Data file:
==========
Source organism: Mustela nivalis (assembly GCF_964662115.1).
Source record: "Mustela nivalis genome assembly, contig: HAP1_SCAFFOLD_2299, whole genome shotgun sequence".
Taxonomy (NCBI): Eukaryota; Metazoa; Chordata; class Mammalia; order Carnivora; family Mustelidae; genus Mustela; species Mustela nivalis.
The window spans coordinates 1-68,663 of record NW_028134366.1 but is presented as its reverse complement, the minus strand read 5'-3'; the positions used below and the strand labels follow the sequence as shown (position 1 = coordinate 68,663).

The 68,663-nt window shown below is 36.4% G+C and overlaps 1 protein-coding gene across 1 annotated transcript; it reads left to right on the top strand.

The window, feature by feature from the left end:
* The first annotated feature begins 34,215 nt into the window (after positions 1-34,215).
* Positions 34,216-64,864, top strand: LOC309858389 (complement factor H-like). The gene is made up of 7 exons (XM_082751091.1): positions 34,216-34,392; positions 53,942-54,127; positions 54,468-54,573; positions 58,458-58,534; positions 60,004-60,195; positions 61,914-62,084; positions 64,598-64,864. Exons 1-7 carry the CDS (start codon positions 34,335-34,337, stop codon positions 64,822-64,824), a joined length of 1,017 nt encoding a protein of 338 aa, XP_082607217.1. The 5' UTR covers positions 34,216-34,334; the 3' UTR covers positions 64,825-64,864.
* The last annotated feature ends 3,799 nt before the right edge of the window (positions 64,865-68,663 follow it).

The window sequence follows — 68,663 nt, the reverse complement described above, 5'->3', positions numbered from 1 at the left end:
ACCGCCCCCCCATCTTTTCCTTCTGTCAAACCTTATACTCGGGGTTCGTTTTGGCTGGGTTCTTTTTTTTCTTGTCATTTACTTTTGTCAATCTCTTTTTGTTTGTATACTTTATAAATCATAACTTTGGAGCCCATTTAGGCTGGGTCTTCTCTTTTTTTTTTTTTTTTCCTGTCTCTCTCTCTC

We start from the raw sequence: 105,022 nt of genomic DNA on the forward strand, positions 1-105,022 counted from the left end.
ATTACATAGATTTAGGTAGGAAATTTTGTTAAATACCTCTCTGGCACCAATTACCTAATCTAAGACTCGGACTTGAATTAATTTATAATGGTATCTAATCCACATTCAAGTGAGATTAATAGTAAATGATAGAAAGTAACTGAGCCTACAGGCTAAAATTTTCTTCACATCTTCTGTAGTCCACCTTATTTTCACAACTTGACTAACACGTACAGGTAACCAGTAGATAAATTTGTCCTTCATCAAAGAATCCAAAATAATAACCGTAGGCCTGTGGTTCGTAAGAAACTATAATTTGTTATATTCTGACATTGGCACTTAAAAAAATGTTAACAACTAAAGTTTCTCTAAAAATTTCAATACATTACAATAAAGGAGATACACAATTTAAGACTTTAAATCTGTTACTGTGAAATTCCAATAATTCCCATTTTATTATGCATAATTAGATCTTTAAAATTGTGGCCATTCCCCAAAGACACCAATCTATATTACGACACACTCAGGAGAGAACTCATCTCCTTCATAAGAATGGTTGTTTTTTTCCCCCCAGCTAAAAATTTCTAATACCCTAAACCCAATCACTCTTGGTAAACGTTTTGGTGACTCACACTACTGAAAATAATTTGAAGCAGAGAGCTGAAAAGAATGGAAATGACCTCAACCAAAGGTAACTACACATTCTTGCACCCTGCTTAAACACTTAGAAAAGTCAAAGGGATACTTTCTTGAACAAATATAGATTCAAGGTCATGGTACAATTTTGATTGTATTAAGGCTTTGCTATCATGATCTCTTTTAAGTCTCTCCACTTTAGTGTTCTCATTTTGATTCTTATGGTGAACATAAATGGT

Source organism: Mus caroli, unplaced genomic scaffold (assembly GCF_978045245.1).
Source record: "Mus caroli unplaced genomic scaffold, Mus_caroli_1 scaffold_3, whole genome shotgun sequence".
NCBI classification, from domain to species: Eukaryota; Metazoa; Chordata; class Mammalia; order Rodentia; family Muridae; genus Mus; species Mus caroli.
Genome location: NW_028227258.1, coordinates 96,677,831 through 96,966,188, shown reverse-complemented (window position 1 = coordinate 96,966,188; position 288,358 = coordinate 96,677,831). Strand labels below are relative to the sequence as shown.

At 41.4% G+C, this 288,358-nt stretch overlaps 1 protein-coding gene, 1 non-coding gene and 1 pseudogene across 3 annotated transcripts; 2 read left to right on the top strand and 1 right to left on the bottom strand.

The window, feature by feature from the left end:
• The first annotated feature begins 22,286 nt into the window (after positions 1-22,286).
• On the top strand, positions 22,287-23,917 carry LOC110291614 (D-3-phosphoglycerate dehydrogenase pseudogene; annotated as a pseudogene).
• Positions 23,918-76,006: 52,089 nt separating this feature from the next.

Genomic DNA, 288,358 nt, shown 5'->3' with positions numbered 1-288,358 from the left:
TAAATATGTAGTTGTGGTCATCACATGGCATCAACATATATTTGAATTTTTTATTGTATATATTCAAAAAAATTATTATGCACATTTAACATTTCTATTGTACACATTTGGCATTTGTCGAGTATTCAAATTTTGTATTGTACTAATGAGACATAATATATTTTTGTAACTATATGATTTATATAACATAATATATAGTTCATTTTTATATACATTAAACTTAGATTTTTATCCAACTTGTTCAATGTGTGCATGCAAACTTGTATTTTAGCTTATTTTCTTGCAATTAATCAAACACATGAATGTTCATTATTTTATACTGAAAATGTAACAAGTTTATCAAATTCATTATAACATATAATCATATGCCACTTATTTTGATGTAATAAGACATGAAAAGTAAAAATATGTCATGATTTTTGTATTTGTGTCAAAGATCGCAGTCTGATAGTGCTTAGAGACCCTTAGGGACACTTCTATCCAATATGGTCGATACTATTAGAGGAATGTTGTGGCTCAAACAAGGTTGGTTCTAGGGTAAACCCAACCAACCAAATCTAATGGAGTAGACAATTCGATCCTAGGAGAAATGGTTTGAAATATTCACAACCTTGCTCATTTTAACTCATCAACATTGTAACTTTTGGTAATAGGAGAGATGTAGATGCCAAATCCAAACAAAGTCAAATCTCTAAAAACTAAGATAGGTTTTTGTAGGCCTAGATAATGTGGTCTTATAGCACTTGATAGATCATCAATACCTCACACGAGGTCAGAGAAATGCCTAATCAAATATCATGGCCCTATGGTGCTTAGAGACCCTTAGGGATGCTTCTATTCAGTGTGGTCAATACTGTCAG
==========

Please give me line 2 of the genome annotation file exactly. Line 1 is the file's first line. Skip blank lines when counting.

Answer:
Source record: "Mustela nivalis genome assembly, contig: HAP1_SCAFFOLD_2299, whole genome shotgun sequence".